You can download the flash the firmware from here. Please keep in mind that this is a pre-release firmware.
It is hardly a secret that Samsung is absolutely killing it with its Android smartphones. However, exactly how dominant the South Korean conglomerate is might still come as a surprise to most. Strategy Analytics believes that the Android smartphone industry generated a profit of $5.3 billion during Q1 2013, out of which Samsung’s share was $5.1 billion.
Samsung managed to collect an astonishing 95% of the total Android smartphone profit during the first quarter of this year. And, this is before the Galaxy SIV was released. On the other hand, Android smartphones as a whole managed to accumulate 43% of the total profit in the smartphone segment. Besides showing Samsung’s domination in the smartphone segment, these statistics also paint a sorry picture about its rivals. Android smartphones might be a big hit, but Samsung appears to be the only one who is raking in the dough. In fact, the only other manufacturer to even make an appearance in Strategy Analytics’ list is LG with a profit share of 2.5%. The past few months have been good for LG thanks to strong performers like the Optimus G and Nexus 4. Receiving Google’s blessings to launch the flagship model for Jellybean (Android 4.2) must have also helped Samsung’s Korean rival. The remaining OEMs contribute a combined operating profit of only $0.1 billion.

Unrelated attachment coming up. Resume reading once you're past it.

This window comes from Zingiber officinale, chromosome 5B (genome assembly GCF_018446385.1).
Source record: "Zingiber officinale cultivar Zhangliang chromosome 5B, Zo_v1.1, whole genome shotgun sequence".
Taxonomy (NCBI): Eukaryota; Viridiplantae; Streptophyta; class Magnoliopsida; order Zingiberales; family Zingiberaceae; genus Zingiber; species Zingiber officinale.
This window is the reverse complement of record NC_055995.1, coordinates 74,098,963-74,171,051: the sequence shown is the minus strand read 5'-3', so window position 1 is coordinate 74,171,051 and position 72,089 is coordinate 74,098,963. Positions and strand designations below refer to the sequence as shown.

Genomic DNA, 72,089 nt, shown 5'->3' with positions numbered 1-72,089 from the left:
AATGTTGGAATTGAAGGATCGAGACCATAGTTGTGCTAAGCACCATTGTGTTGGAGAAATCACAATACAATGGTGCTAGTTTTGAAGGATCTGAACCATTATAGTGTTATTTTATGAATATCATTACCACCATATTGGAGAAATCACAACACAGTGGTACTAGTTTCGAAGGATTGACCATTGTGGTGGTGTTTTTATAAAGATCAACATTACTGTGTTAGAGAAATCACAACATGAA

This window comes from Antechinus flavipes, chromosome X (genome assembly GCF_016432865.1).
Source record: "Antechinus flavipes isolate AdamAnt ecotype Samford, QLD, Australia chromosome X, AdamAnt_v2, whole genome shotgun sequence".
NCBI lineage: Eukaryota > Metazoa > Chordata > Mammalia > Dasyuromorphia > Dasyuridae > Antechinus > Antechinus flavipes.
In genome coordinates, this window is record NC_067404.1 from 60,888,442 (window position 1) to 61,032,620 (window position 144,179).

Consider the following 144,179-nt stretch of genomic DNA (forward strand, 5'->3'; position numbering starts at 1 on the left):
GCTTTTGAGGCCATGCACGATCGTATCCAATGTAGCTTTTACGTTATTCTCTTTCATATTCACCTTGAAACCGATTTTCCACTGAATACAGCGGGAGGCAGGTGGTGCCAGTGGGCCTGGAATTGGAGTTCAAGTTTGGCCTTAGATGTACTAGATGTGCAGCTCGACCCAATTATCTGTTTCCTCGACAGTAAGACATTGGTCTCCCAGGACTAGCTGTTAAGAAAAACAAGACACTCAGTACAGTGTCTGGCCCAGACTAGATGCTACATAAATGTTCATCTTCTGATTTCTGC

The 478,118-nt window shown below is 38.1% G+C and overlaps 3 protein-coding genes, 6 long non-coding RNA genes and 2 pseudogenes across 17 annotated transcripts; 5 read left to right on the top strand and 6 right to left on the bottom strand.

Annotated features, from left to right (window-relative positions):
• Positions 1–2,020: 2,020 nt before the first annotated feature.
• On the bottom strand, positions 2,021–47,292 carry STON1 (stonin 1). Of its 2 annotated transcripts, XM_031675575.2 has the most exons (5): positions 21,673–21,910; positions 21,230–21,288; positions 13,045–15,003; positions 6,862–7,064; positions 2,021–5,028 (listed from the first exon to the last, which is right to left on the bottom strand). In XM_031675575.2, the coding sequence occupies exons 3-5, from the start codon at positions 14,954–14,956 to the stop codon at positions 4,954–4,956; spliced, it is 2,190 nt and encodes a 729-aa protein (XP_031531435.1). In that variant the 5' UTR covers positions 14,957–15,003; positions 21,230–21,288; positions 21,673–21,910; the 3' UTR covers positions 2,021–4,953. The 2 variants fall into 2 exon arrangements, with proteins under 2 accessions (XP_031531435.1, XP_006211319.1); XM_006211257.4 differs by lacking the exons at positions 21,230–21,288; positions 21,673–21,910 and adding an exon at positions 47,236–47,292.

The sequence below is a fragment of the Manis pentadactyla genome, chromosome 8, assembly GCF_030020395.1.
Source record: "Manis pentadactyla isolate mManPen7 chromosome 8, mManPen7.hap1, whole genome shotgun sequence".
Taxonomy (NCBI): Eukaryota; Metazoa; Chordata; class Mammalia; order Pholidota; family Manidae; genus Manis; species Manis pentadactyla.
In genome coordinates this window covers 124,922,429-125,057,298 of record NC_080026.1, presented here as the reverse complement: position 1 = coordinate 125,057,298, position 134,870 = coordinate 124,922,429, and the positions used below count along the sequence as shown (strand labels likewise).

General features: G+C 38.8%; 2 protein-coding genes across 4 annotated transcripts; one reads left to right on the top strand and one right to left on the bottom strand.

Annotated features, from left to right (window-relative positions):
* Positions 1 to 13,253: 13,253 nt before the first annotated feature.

While Samsung has undoubtedly played a crucial role in the success of the Android ecosystem, its dominance is sure to make Google uncomfortable. Strategy Analytics believes that Samsung generates more revenue and profit from the Android platform than Google does. With its massive market share, Samsung is in a position to wield considerable influence over the Android ecosystem. Worse still, there is the possibility that one day Samsung might become confident enough in its software prowess to ditch Google and Google apps. In fact, rumors suggest that Samsung might test the water with Tizen as soon as end of this year.